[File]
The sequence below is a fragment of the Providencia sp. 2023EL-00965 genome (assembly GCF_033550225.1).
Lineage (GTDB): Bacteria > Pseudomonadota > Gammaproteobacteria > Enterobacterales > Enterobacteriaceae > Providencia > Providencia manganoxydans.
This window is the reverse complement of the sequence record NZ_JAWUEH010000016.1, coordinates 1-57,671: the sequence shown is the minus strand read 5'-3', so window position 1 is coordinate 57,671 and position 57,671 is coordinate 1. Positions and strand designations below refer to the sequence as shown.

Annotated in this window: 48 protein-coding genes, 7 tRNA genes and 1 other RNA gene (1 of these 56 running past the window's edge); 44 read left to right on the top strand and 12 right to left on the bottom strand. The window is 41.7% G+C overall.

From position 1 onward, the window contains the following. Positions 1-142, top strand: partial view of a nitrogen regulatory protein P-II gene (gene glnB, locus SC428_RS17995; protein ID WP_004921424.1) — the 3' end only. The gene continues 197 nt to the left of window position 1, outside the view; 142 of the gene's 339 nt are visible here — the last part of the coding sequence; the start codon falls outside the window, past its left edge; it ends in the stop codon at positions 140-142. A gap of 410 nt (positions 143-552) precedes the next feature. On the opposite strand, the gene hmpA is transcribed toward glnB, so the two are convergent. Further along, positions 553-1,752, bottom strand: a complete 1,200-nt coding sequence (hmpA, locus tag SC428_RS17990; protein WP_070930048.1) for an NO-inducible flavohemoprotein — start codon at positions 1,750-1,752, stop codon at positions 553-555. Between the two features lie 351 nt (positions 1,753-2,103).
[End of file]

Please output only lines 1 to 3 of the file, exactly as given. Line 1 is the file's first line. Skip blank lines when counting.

The sequence below is a fragment of the Providencia sp. 2023EL-00965 genome (assembly GCF_033550225.1).
Lineage (GTDB): Bacteria > Pseudomonadota > Gammaproteobacteria > Enterobacterales > Enterobacteriaceae > Providencia > Providencia manganoxydans.
This window is the reverse complement of the sequence record NZ_JAWUEH010000016.1, coordinates 1-57,671: the sequence shown is the minus strand read 5'-3', so window position 1 is coordinate 57,671 and position 57,671 is coordinate 1. Positions and strand designations below refer to the sequence as shown.